World AIDS Day (1 December) commemorates the significant strides made in scientific advances, programmatic achievements, and advocacy successes that are improving the lives of those living with HIV and AIDS. World AIDS Day also serves to reinvigorate those who are committed to working tirelessly to achieve an AIDS-free generation. This year’s World AIDS Day campaign focuses on the right to health.
Evidence from 3ie-funded studies cited in WHO guidelines
On World AIDS Day, 3ie is pleased to announce that WHO’s new, revised guidelines
on HIV self-testing cite high-quality evidence from 3ie-funded research. Of the five impact evaluations used to inform the guidelines, two evaluations of pilot interventions from Kenya were funded by 3ie grants.
These are the studies that informed WHO guidelines:
Expert panel approves first HIV Self-Testing product
UNITAID and the Global Fund expert panel approved the first HIV self-testing product
on 2 March 2017. This will enable countries to operationalise the WHO guidelines and encourage more people to get tested. The WHO had released new supplemental guidelines on HIV self-testing on 29 November 2016 in which seven 3ie studies and papers by 3ie staff and grantees were referenced. Inclusion of 3ie-funded evidence in these supplementary guidelines are an example of the policy relevance of 3ie funded studies and use in influential global normative guidance.
3ie thematic windows on HIV prevention
3ie is funding several studies on various aspects of HIV and AIDS prevention through three different thematic windows. These include HIV Self-Testing, Voluntary Medical Male Circumcision and Integration of HIV Services.
3ie has funded pilot interventions in Kenya, Uganda and Zambia. Some of these studies have targeted key populations, including sex workers.
Voluntary Medical Male Circumcision Thematic Window (TW3)
In 2013, 3ie awarded seven grants to fund pilot interventions and their impact evaluations to generate robust evidence on what works for increasing the demand for voluntary medical male circumcision for HIV prevention in eastern and southern Africa. This was the first time 3ie funded pilot interventions alongside impact evaluations. It was also the first time that findings from a thematic window were compiled and featured in a peer-reviewed journal supplement. Results from all seven studies are highlighted in the supplement for the October 1, 2016 issue of the Journal of AIDS Acquired Immune Deficiency Syndromes.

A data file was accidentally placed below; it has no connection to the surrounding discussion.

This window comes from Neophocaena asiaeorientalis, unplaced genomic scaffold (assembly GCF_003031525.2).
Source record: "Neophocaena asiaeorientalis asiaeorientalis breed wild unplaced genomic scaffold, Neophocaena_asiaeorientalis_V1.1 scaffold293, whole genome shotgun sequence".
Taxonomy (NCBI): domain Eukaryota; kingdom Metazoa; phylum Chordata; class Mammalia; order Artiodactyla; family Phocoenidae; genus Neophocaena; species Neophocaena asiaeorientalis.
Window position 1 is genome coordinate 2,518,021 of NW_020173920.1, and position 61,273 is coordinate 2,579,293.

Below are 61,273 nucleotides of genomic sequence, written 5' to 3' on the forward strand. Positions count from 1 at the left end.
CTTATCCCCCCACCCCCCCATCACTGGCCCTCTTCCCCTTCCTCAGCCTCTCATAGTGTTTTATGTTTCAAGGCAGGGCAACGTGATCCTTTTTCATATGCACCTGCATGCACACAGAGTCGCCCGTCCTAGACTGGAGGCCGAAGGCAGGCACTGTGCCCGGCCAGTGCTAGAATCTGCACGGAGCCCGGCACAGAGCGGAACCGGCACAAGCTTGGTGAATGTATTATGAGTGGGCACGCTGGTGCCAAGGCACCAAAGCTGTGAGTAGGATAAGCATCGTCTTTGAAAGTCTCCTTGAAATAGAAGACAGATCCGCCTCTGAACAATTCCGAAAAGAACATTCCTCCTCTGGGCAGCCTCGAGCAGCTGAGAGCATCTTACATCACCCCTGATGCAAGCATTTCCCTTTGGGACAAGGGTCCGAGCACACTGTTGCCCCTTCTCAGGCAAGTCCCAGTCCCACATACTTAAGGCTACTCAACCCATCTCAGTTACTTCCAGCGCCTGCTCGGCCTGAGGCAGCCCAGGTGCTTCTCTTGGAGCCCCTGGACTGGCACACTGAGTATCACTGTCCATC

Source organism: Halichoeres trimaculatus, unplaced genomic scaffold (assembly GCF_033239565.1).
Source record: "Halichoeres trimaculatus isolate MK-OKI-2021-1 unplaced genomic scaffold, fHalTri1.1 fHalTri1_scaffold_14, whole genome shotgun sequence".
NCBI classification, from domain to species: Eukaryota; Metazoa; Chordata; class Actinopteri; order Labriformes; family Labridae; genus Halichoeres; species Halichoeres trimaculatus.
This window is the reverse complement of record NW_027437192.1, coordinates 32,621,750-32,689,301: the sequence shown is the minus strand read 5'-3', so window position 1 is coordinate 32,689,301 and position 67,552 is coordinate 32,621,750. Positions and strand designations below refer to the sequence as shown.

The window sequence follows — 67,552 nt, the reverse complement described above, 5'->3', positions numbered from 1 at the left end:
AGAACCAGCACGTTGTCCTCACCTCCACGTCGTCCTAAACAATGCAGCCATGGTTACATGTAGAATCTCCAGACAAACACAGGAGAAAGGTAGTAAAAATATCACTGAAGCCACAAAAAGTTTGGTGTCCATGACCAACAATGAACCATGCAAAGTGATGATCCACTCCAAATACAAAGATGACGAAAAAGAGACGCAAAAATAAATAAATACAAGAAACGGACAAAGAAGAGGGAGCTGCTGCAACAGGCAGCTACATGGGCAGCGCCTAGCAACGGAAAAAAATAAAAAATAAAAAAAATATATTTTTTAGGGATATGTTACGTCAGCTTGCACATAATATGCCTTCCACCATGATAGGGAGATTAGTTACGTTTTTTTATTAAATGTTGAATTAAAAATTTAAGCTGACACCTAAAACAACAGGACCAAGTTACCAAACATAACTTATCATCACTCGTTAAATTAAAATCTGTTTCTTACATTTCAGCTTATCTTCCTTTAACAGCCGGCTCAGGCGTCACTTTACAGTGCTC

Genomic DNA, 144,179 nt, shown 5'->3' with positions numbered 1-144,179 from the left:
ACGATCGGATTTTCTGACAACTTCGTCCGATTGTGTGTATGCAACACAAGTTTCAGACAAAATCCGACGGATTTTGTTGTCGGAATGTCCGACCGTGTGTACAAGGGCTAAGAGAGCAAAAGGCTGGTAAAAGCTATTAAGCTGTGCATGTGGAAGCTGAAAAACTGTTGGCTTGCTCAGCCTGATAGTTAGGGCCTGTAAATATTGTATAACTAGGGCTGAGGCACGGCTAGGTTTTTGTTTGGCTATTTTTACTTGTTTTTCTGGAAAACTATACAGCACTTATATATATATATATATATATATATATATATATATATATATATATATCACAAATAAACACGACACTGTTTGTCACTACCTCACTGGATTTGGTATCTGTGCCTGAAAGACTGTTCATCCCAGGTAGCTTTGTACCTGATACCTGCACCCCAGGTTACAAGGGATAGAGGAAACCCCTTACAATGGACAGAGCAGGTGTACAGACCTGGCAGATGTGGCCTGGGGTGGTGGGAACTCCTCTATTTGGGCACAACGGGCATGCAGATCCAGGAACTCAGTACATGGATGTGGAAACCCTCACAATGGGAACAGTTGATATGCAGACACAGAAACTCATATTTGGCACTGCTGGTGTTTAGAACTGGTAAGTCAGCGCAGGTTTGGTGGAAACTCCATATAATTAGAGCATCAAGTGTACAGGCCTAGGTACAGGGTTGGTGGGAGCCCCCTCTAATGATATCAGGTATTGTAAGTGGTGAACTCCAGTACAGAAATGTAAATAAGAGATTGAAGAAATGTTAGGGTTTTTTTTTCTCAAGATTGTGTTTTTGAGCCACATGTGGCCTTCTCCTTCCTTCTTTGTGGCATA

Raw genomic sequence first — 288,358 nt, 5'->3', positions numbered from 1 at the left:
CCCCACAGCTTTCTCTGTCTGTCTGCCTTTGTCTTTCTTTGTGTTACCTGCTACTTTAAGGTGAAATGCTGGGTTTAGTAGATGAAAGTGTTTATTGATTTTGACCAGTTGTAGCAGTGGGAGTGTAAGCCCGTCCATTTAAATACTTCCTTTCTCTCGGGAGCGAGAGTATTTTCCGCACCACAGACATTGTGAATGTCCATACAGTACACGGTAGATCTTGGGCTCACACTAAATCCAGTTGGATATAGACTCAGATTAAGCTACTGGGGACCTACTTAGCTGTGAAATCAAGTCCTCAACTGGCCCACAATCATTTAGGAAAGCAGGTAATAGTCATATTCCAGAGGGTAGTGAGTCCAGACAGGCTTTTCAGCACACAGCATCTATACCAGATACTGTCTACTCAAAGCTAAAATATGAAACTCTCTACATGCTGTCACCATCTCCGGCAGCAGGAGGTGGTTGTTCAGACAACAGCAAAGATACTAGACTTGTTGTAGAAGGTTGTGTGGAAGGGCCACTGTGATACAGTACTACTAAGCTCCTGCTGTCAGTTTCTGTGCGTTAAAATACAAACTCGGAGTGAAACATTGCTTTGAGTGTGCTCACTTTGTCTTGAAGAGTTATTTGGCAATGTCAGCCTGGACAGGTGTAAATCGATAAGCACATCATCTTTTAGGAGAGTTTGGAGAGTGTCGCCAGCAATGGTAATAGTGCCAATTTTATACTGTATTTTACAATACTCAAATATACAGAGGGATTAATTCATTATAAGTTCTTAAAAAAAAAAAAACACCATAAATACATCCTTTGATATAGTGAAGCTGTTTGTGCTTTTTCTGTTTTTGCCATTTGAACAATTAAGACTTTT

Click here to learn more about the window.
Access the final reports on VMMC in 3ie’s Impact Evaluation Report series
3ie has funded 5 pilot interventions and their impact evaluations on integrating HIV services with other health services in 3 Sub-Saharan African countries, including on integration of community maternal, newborn and child health services with prevention of mother-to-child HIV transmission, using community health workers to enhance retention in care, and improving adherence to antiretroviral therapy in Tanzania.
Other resources from 3ie-funded studies
Innovating to cut HIV
This video explores how impact evaluations can test innovative ideas to increase demand generation for voluntary medical male circumcision.